Molly Parker

Skip the stress, celebrate your way

April 5, 2023

Earlier this month, I was sitting at my computer when the familiar sound of a new email came over the speakers.

I switched tabs to my Outlook account and was greeted by a cheerful email excitedly announcing the events for Senior Week. Immediately, my blood ran cold. 

I’ve never been one for big celebrations. Over the years, I’ve learned just how important it is to celebrate the milestones in life in a way that I actually enjoy, as opposed to how I think I’m supposed to.

Graduation is a big deal for me, as it is for most students who are counting down the days until their last finals, and it’s common for graduating students to feel stressed about finishing school, according to Clemson University’s guide for transitioning students.

With the uncertainty that follows graduation, as well as the stresses of job applications and maybe even leaving your college town, big celebrations can seem to some like just another thing to worry about.

Anticipatory anxiety is the anxiety felt leading up to a big event, according to a Dec. 6, 2022 Verywell Mind article. This anxiety can take moments, big or small, and turn them into a source of stress.

Oftentimes, college graduations mean big parties, champagne and being surrounded by hundreds of your celebrating peers—but the idea of a massive celebration filled with people I’ve only met once or twice doesn’t exactly scream “fun” to me.

I’m graduating a year early, so most of my friends are about to finish off their junior years. It seems so much more enjoyable to celebrate my graduation with my friends, maybe doing a game night or hanging out at North Beach like we usually do.

A celebration like this takes away the stress I have around trying to look perfect, being awkward and feeling isolated—fears I often have around big and important events. Instead, I’m opting to celebrate my accomplishment by spending time with the people I care about, doing the things I enjoy.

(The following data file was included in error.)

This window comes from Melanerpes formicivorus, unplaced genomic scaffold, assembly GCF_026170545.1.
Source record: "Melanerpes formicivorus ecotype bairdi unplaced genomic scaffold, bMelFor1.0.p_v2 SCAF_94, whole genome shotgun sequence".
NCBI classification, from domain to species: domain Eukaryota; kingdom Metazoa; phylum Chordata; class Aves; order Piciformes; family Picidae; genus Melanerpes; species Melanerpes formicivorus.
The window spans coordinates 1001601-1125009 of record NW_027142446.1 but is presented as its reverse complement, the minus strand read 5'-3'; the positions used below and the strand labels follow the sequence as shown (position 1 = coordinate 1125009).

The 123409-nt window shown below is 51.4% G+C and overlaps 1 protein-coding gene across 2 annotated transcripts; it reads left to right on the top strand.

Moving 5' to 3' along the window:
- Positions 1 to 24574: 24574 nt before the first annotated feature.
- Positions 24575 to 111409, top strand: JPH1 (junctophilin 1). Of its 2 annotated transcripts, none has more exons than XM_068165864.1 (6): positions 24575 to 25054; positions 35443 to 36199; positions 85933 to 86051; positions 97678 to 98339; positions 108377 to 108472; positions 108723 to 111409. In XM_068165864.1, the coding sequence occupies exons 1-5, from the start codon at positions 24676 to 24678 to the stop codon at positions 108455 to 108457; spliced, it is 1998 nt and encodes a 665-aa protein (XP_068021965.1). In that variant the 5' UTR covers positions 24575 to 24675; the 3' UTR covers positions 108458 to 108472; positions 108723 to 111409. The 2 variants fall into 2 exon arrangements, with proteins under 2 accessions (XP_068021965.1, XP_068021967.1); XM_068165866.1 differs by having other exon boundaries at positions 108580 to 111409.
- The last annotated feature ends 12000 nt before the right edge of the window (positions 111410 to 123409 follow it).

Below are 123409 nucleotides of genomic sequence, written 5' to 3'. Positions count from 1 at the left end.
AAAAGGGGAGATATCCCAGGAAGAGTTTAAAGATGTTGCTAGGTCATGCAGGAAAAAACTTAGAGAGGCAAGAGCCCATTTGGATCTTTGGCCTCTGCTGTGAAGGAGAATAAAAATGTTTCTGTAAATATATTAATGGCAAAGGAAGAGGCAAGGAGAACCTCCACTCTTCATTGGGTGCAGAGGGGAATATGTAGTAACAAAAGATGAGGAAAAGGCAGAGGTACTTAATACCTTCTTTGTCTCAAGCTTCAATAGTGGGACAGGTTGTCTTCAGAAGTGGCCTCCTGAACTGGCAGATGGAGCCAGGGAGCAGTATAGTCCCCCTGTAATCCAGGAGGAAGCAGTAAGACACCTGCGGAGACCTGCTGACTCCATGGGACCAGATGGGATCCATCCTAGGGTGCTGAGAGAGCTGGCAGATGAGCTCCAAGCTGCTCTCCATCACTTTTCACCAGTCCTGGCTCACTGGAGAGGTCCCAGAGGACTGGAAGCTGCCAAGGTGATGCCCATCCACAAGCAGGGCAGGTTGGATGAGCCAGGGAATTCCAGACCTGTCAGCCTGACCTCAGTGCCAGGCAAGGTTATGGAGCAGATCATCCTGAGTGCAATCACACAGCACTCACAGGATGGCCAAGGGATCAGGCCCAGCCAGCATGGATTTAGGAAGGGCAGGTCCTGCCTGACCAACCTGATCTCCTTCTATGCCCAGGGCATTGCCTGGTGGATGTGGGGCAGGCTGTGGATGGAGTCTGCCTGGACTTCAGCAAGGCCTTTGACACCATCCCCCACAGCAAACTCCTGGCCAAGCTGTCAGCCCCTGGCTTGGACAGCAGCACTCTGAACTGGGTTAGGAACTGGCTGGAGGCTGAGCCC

Similarly, my twenty-first birthday was over spring break. Turning 21 is often seen as a big deal, but the idea of a party brought me more stress than it did excitement. 

So instead of a massive birthday bash, I went out for a drink with some friends and spent the rest of the night watching a movie and enjoying the relaxed, comfy environment.

The idea of celebrating how one wants to isn’t just limited to personal celebrations, either.

Stress and depression are often heightened during the holiday season, according to a June 8, 2017 University of Iowa Hospitals & Clinics article. The pressure of making the holidays exactly right can leave people feeling even lower than before.

This stress could be reduced, or even eliminated, with a celebration that will actually bring joy instead of one that is “perfect” by traditional societal standards. 

And while traditions are important and help reduce anxiety and build bonds between the people you share them with, your traditions can be whatever you want them to be, as long as you enjoy them, according to a Nov. 15, 2013 PsychCentral article.

Maybe it’s a potluck instead of a home-cooked feast. Maybe it’s leaving Halloween decorations up and giving them Santa hats. Maybe it’s even not having a celebration at all and instead watching a movie with a cup of tea.

If traditional celebrations cause stress, find ways to enjoy your milestones and important moments in ways that leave you excited, refreshed and comfortable instead of stressed.

There are plenty of moments when you’ll have to do things that make you uncomfortable or anxious. Your special days shouldn’t be one of them.

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